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Publication numberUS7657313 B2
Publication typeGrant
Application numberUS 10/565,279
PCT numberPCT/IL2004/000659
Publication dateFeb 2, 2010
Filing dateJul 20, 2004
Priority dateJul 21, 2003
Fee statusPaid
Also published asEP1696999A2, EP1696999A4, US20060235477, WO2005007075A2, WO2005007075A3, WO2005007075B1
Publication number10565279, 565279, PCT/2004/659, PCT/IL/2004/000659, PCT/IL/2004/00659, PCT/IL/4/000659, PCT/IL/4/00659, PCT/IL2004/000659, PCT/IL2004/00659, PCT/IL2004000659, PCT/IL200400659, PCT/IL4/000659, PCT/IL4/00659, PCT/IL4000659, PCT/IL400659, US 7657313 B2, US 7657313B2, US-B2-7657313, US7657313 B2, US7657313B2
InventorsRami Rom
Original AssigneeAi-Semi Ltd
Export CitationBiBTeX, EndNote, RefMan
External Links: USPTO, USPTO Assignment, Espacenet
Adaptive cardiac resynchronization therapy system
US 7657313 B2
Abstract
A system including a learning module and an algorithmic module for learning a physiological aspect of a patient body and regulating the delivery of a physiological agent to the body. An embodiment of the invention is an adaptive CRT device performing biventricular pacing in which the AV delay and VV interval parameters are changed dynamically according to the information supplied by the IEGM, hemodynamic sensor and online processed data, in order to achieve optimal hemodynamic performance.
A learning module, preferably using artificial neural network, performs the adaptive part of the algorithm supervised by an algorithmic deterministic module, internally or externally from the implanted pacemaker or defibrillator.
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Claims(20)
1. An adaptive feed-back controlled cardiac resynchronisation therapy system capable of dynamic AV delay and VV interval pacing related to changes in the data received from at least one hemodynamic sensor continuously monitoring a hemodynamic performance, said system comprising:
a learning neural network module, for receiving and processing information of said at least one sensor and for learning at least one aspect of said hemodynamic performance body;
a deterministic algorithmic module, receiving parameters of said resynchronisation therapy from said neural network module, and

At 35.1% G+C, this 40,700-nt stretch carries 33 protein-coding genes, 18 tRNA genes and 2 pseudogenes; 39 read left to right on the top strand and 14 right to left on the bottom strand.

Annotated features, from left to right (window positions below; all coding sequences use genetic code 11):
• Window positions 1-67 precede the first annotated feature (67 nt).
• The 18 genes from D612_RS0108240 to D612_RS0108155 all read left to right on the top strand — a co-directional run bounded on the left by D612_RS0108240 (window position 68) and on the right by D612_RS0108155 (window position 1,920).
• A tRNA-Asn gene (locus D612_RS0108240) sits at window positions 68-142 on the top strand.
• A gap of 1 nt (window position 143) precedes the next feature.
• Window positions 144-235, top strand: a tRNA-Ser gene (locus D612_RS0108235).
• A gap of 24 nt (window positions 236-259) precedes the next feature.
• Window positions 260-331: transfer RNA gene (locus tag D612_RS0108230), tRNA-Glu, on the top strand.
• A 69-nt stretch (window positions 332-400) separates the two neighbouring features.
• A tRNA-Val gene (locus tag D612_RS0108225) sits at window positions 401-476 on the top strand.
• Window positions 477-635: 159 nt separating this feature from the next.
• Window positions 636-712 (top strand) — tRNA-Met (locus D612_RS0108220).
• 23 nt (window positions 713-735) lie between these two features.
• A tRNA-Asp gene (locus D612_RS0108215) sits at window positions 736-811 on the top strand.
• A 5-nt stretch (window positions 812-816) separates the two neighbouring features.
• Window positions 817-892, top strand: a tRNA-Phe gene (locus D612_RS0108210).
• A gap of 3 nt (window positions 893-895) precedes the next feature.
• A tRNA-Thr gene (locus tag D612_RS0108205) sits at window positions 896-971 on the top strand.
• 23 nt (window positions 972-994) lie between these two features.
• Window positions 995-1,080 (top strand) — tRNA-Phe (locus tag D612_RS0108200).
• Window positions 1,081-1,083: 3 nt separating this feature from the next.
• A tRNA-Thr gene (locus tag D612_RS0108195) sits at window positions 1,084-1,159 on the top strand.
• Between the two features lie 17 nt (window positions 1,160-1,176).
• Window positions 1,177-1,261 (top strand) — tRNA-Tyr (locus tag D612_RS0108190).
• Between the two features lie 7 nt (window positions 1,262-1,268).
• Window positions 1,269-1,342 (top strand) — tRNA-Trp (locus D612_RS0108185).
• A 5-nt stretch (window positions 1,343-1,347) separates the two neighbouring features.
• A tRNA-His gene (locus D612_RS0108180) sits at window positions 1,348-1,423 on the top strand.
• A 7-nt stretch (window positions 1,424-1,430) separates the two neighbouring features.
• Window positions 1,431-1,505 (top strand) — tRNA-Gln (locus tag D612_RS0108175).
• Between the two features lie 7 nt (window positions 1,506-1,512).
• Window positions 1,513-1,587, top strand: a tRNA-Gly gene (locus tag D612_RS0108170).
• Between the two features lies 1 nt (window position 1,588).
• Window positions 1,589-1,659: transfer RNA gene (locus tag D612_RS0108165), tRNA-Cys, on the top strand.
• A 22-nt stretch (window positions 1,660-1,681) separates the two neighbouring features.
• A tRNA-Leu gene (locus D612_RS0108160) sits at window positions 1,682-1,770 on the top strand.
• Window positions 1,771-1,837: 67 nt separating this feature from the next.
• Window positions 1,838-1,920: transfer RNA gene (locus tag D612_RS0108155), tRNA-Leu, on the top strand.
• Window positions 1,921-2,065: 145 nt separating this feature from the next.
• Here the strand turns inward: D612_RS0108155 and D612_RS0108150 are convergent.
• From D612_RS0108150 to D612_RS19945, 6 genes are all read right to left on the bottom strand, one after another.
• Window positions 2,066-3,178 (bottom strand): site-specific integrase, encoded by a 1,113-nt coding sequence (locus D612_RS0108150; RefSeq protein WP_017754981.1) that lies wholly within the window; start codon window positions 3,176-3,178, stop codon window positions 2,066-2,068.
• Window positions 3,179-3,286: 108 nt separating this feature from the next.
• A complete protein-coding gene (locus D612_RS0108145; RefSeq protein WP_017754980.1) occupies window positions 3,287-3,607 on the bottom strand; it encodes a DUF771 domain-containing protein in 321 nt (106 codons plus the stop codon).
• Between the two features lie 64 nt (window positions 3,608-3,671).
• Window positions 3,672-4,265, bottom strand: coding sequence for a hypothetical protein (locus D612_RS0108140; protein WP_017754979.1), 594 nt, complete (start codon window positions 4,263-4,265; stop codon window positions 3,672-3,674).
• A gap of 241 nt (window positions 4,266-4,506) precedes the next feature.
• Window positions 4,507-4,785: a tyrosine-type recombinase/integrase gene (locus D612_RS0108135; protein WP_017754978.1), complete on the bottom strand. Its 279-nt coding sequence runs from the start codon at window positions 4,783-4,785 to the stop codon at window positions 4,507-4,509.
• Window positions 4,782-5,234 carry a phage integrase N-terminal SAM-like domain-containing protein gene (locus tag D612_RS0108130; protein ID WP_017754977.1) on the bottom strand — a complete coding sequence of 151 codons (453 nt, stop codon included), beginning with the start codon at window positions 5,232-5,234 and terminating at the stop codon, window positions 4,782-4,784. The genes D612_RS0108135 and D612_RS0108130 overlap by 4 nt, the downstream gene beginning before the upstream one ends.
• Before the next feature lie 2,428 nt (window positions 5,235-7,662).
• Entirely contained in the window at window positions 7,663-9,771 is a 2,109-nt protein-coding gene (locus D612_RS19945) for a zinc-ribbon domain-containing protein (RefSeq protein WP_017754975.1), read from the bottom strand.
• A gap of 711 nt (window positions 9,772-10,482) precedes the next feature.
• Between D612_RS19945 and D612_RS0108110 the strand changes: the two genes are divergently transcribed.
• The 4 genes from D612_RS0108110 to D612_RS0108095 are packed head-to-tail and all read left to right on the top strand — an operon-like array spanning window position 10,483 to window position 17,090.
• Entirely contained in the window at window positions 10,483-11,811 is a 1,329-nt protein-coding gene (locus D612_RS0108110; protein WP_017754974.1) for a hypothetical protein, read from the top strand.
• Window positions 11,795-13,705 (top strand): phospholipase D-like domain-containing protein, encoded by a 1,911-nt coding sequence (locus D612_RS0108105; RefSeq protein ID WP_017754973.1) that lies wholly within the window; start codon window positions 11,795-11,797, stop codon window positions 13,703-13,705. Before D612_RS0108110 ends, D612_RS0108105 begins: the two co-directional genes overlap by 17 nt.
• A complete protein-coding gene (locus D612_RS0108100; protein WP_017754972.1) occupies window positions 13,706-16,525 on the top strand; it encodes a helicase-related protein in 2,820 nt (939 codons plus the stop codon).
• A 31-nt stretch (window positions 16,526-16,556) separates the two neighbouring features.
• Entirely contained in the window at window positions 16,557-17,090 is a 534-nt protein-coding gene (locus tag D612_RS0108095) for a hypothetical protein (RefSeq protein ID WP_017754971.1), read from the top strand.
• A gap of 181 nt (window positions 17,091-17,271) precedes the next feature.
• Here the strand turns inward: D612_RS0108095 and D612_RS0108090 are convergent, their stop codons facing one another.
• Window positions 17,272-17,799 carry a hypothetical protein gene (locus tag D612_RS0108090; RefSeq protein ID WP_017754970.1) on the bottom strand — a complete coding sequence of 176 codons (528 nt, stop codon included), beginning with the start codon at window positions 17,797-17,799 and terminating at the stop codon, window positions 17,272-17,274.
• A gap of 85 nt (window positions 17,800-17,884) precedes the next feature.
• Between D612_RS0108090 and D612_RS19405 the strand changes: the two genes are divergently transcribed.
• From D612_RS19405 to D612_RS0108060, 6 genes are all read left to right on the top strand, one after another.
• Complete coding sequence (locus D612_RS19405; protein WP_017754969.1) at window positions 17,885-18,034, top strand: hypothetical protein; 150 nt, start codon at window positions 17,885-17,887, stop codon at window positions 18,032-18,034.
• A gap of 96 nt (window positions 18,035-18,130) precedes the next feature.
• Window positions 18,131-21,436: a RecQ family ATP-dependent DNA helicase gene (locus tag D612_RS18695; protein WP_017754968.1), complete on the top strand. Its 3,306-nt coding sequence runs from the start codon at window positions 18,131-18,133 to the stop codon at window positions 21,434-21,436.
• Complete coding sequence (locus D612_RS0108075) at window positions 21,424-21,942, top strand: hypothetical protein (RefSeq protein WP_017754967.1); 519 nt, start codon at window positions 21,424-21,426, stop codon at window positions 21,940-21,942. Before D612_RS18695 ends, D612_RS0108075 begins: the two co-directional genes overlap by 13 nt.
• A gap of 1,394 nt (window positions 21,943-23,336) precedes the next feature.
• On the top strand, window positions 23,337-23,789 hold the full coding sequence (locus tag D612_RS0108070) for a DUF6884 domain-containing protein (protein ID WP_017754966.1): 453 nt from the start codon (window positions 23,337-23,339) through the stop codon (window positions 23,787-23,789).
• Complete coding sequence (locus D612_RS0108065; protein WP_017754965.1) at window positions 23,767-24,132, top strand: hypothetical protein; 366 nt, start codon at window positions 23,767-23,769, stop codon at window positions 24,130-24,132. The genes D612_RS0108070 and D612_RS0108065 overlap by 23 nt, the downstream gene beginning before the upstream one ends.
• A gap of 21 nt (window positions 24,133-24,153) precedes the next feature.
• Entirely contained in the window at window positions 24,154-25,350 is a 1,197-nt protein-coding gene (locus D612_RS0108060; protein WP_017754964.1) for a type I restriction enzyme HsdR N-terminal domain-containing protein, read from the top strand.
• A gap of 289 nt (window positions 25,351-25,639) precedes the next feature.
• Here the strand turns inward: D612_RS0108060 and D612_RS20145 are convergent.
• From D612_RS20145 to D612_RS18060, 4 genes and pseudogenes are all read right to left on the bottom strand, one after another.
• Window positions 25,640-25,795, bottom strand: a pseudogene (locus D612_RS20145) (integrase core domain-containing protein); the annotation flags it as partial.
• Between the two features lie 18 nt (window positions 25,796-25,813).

a therapeutic delivery means, for delivering said resynchronisation therapy, said therapeutic delivery means is connected to said deterministic algorithmic module and operated by it;
wherein in a non-adaptive operation mode of said system, said deterministic algorithmic module is used for implementing a supervised learning scheme of said learning neural network module, and wherein said resynchronisation therapy is delivered according to parameters pre-programmed into said deterministic algorithmic module; and
wherein in an adaptive operation mode of said system, said learning neural network module is used for dynamically changing the parameters of said resynchronisation therapy according to the information received from said at least one hemodynamic sensor, and wherein said resynchronisation therapy is delivered according to the parameters provided by said learning neural network module.
2. A system according to claim 1 wherein said modules and therapeutic delivery means are implanted, delivering biventricular pacing with adaptive AV delay and VV interval, modified continuously with correlation to the hemodynamic performance of the heart.
3. A system according to claim 1 wherein said neural network module employs a spiking neuron network architecture.
4. A system according to claim 1 wherein said neural network module employs a spiking neuron network architecture implemented as a silicon processor operating with extremely low clock frequency.
5. A system according to claim 1 wherein said neural networks module is external.
6. A system according to claim 1 wherein said at least one sensor is a non invasive sensor.
7. A system according to claim 1 wherein said therapeutic delivery system is connected to said learning neural network module via a wireless communications link.
8. A system according to claim 1 wherein said therapeutic delivery means is at least one selected from the group consisting of a biventricular pacemaker and a defibrillator, a biventricular pacemaker and a CRT-D device or any combination thereof.
9. A method for adaptive biventricular pacing control comprising the steps of:
obtaining continuous signal from at least one sensor monitoring physiological parameter of said patient;
processing said continuous signal by an algorithmic processing module and a learning module and wherein said learning modules carries out adaptive learning in connection with said at least one sensor is first supervised by applying an accepted set of parameters, and
delivering a physiological signal by a delivery module in response to said processed signal, wherein said regulation either relates to said algorithmic process or to said learning process,
programming initial AV (atriaventricular) delay parameter and VV (interventricular delay) interval parameter of an algorithmic module;
providing pacing in a non-adaptive CRT mode wherein an algorithmic deterministic module controls the delivery of pulses, and wherein pacing is provided according to said parameters,
switching to an adaptive CRT mode wherein said AV delay and VV interval change dynamically in order to achieve optimal hemodynamic performance, and wherein said adaptive mode is limited to perform above a low limit of hemodynamic performance, and